When you’re budgeting to buy your first home, extra costs that come with your purchase can add up.
1. Pre-purchase costs
Whether you’re buying property at auction or through private treaty, it’s important to make sure you’re aware of any issues with pests or defects. The total cost of inspections can vary according to the size and type of home, but you should budget for at least $300-400 per property. Although these reports will cost you money upfront, not knowing about a major problem with your future home could lead to a much higher price tag in the future.
With a private treaty sale, you can often request and review building and pest inspection reports during the cooling-off period. This means you’ll only be paying for reports after having an offer accepted, and with a good chance that you’ll go ahead with the purchase. When buying at auction, there’s no cooling off period. So any reports must be arranged and issues discussed with the vendor before auction. This is a cost you’ll pay, whether you’re the successful bidder on the property or not.
2. Lending costs
Many home loans come with charges from the bank or lender. These can be a one-off up front arrangement fee and/or ongoing annual fees. Make sure you ask your bank or mortgage broker about any fees involved.
When you borrow more than 80% of the purchase price of a property, you may also be required to pay for Lender’s Mortgage Insurance (LMI). This is a one-off premium to protect the lender if you default on your repayments and they experience losses as a result. This cost can often be added to your loan, so you’ll pay it off over time. But it’s still part of the overall cost of buying your home, plus you’ll be paying interest on this amount over the life of your mortgage.
3. Conveyancing costs
You’ll need to have a qualified legal expert – usually a conveyancer – review sale contracts for your home, and make all the necessary arrangements to transfer ownership of the property. They’ll also work with your lender to ensure funds are available for settlement and carry out various property, title and council searches. There are costs incurred for some of these searches and these will usually be bundled together with your conveyancer’s fees. Conveyancing fees will vary, depending on the type of property, ownership structure and details of the purchase.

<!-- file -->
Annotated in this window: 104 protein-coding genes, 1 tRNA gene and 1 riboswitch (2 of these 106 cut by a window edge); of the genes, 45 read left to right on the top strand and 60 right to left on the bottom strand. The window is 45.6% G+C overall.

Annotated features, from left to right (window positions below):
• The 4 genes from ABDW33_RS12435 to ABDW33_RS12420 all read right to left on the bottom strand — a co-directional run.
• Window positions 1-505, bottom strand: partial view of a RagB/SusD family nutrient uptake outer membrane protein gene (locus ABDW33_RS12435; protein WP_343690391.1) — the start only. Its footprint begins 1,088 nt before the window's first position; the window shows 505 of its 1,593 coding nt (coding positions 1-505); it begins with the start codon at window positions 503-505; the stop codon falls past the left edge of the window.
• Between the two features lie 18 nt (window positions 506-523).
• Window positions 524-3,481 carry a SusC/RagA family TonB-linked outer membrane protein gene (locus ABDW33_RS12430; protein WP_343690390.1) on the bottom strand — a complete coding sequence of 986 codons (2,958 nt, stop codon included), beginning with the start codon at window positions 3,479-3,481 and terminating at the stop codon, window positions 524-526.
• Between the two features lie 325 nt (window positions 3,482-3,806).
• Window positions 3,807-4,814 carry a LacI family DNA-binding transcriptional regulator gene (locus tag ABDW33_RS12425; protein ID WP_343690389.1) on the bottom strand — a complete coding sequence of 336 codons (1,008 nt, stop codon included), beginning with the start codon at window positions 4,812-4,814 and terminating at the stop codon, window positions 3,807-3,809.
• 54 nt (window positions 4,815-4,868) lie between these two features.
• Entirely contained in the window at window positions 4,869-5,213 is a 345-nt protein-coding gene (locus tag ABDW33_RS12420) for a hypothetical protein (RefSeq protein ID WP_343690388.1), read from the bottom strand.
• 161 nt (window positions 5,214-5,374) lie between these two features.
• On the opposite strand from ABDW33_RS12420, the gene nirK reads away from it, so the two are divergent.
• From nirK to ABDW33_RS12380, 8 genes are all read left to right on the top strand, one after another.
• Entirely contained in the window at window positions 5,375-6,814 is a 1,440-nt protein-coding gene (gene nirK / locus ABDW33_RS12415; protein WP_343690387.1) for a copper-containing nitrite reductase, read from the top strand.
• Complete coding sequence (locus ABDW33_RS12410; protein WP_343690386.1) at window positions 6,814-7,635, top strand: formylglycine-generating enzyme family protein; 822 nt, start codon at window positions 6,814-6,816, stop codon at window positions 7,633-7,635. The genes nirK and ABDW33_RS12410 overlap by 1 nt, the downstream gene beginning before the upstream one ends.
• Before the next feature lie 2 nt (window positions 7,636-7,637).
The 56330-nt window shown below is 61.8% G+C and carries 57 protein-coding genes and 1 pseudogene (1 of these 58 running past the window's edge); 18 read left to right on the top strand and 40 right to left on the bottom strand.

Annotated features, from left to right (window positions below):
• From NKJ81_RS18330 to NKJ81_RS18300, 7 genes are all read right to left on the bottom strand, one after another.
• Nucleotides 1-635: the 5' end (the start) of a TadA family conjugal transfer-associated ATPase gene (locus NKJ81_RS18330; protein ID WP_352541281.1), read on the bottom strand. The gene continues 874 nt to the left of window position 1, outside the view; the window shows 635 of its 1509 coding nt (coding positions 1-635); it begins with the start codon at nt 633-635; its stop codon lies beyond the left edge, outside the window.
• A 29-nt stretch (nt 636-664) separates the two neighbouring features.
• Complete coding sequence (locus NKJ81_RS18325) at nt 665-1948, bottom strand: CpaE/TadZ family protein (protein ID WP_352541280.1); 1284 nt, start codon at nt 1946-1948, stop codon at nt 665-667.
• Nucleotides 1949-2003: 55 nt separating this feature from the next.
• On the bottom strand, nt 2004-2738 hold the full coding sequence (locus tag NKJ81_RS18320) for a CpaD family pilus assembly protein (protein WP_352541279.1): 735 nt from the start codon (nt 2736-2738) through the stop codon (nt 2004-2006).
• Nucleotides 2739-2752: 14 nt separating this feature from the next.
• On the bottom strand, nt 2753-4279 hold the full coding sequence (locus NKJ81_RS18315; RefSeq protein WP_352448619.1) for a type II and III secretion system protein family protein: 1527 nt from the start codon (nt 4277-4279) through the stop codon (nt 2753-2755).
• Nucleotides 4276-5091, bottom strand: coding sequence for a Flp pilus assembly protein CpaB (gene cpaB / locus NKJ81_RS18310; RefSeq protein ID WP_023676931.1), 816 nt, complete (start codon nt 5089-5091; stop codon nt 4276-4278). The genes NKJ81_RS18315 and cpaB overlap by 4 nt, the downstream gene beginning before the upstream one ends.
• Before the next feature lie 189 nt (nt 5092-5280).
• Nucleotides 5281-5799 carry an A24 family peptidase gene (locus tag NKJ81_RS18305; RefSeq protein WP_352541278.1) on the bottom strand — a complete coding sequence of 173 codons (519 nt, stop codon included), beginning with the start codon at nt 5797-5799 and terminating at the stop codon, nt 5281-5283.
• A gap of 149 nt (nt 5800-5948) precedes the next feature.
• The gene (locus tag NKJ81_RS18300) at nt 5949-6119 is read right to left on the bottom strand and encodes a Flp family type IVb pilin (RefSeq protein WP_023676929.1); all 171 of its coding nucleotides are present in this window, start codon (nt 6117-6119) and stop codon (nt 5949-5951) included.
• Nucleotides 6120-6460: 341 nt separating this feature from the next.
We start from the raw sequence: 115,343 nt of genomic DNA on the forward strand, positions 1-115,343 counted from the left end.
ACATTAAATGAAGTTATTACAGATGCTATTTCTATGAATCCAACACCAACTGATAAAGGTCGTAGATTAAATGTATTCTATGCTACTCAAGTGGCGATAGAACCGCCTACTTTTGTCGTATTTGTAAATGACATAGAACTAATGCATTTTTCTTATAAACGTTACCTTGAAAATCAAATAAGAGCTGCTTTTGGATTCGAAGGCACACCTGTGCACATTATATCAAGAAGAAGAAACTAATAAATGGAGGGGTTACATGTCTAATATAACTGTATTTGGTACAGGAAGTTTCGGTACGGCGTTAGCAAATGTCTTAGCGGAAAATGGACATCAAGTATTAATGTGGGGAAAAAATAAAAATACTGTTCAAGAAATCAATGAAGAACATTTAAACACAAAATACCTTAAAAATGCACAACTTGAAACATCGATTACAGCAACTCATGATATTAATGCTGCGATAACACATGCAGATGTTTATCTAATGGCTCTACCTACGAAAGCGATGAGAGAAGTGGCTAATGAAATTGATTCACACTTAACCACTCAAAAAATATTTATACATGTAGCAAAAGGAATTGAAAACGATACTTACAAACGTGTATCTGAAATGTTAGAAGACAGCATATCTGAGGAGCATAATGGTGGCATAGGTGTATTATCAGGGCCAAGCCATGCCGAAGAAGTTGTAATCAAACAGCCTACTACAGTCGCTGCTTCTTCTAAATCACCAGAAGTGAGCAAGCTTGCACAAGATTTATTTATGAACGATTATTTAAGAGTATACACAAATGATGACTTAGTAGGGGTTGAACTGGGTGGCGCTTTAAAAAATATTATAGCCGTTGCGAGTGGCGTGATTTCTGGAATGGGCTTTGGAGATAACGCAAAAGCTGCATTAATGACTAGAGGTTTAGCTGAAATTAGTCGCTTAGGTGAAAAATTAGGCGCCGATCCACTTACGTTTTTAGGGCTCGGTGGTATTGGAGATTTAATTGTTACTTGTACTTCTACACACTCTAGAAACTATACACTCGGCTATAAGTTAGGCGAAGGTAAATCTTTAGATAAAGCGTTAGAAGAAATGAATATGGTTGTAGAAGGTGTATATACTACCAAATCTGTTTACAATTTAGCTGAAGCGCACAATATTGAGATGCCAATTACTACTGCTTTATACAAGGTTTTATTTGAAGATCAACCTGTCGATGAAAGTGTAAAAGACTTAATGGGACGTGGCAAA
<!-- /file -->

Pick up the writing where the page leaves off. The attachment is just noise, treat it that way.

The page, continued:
4. Government charges and taxes
As the buyer of your home, you’ll be liable to pay GST, or stamp duty as it’s called for property. There are two types of stamp duty you’ll need to pay. There’s one amount for the transfer of the property into your name and another for registering your mortgage. The amount changes for different states and territories and also depends on the purchase price of the property.
For some property transactions, including buying a first home or building a new home, there are stamp duty concessions available. These discounts on stamp duty vary across states and territories so be sure to check your eligibility on the First Home Owner Grant website.
From the time you become the legal owner of the property, you’ll also be liable for repairs caused by accidental damage. So it’s important to arrange buildings insurance for your new home before settlement day. And once you’ve moved in, you’ll also be needing a contents insurance policy too to protect your possessions from theft or damage.
6. Moving costs
When it’s your big day and you become a home owner for the very first time, you’ll be full of excitement about moving in. But don’t forget to allow for the cost of removalists to help you get all your belongings to your new home in one piece.
7. Renovations and repairs
If your property suits your needs perfectly just as it is, you’ll be all set to move in from the date of settlement. But if you have a fresh coat of paint, new carpet or any repairs in mind, it could make sense to arrange for this to happen before moving everything in. So keep this in mind when you’re calculating the budget for a particular property and making an offer.
8. Indirect costs
Before you even get to the point of purchasing a property, the whole process of house hunting can cost you a small fortune. According to comparison website finder (https://www.finder.com.au/cost-of-buying-property), there are a whole host of indirect costs involved with tracking down your ideal home. Their guide to the less obvious costs associated with buying a home is worth considering when preparing a budget for the entire experience of finding and buying your ideal home.
Source: FPA Money and Life, 28 February 2019